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Wednesday, August 17, 2011

More Q and A on Grammar

By Farooq A. Kperogi, Ph.D.

I have received a steady stream of questions from readers of this column. As is my habit, I’ve responded to almost all of the questions by email and/or through Facebook messages. But I realize that some of the questions and my answers will benefit other followers of this column. I encourage others to send me questions on grammar usage. I will be glad to respond to them. Because language use is such a sensitive subject, I have chosen not to disclose the identities of questioners unless they prefer otherwise. Unfortunately, I can only feature a limited number of questions this week because of the limitation of space.


Dr. Kperogi, you've taken me back to the classroom through your Sunday Trust column. A friend engaged me in a dialogue on a linguistic issue that I could not bring myself to articulate. Is it “birthday” or “birthdate”? Which is more appropriate? Can you properly be said to be celebrating a birthday when it does not correspond with the day you were born? My friend was born on Friday May 22; however, May 22 this year was a Sunday. We want to learn from your wealth of knowledge.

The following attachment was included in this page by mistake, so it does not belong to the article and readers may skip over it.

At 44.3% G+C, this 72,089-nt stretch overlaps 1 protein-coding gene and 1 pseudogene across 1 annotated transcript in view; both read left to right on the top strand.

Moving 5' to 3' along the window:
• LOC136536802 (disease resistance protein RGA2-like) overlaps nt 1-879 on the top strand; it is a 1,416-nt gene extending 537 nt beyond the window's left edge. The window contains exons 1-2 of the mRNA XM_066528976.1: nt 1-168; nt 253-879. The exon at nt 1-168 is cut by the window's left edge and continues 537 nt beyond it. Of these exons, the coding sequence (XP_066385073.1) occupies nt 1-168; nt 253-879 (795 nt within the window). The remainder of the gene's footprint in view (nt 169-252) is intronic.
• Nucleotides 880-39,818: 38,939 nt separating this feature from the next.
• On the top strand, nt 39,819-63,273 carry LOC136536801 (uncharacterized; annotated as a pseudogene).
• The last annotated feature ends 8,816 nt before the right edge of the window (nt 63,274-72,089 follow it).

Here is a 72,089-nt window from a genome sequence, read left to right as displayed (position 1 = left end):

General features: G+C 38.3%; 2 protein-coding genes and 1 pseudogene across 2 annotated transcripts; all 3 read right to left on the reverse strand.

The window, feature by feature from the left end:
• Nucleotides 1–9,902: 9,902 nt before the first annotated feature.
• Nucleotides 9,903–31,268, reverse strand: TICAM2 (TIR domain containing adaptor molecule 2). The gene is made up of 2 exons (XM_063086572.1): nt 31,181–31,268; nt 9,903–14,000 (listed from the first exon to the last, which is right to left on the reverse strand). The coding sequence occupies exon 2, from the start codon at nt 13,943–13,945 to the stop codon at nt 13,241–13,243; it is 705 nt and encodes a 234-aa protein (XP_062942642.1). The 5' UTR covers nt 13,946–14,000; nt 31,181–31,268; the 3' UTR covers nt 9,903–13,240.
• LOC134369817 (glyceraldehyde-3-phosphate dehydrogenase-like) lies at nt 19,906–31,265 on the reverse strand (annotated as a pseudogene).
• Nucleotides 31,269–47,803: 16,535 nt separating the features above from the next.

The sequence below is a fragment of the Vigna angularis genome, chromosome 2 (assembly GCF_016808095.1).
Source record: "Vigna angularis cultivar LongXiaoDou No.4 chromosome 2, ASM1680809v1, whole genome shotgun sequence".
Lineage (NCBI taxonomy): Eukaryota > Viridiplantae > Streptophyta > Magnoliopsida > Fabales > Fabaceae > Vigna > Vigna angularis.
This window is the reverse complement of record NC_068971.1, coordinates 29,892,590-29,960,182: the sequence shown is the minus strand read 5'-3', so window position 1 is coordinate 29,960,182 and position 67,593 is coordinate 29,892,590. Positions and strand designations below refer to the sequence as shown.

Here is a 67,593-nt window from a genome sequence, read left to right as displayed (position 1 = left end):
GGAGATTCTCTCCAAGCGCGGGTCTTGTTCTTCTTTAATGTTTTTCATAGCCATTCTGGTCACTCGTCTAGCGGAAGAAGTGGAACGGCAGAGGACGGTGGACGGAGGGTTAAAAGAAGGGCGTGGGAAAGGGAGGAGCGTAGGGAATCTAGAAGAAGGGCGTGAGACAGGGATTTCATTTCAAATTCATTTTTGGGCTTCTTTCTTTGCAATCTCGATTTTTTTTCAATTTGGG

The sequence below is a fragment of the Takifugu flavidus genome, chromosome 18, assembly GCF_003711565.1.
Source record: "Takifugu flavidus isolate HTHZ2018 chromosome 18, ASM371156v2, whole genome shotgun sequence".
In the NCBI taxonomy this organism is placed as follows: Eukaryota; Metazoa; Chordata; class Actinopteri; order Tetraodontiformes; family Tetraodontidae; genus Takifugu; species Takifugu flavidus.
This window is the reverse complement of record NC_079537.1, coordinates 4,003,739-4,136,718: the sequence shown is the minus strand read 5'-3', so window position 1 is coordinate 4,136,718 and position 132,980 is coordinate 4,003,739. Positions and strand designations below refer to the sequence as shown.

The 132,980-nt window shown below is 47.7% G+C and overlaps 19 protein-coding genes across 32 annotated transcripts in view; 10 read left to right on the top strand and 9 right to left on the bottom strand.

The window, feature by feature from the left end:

Well, a birthdate, usually written as “birth date” (also called “date of birth,”) is just the day, month, and year you were born. A birthday, on the other hand, which is usually written as one word, (and also called a “natal day”) is an anniversary (or a day of remembrance) of the birth date. Any anniversary, not just a birthday, has to coincide only with the date (i.e., the number), not the day of the week. So if someone was born on May 22, his/her birthday will occur on May 22 every year; it doesn't matter if the subsequent days of the week don't coincide with the original day of the week the person was born. But it gets a little trickier. In popular usage, “birth date,” “birthday” and “natal day” are sometimes used interchangeably. A now rare alternative word is “birthnight” for people who were born at night. Note, too, that “birthday” can be used to denote the day reserved to mark the beginning of something, not just the birth of humans.

Dear Dr. Kperogi, thank you for your educative contributions in The Politics of Grammar column. I am a bit worried, though. You seem to be saying that we should adopt American English rather than UK English, or that we should stop using words which are perfectly all right but are 'weird' because Americans don't use them. Why should that be so?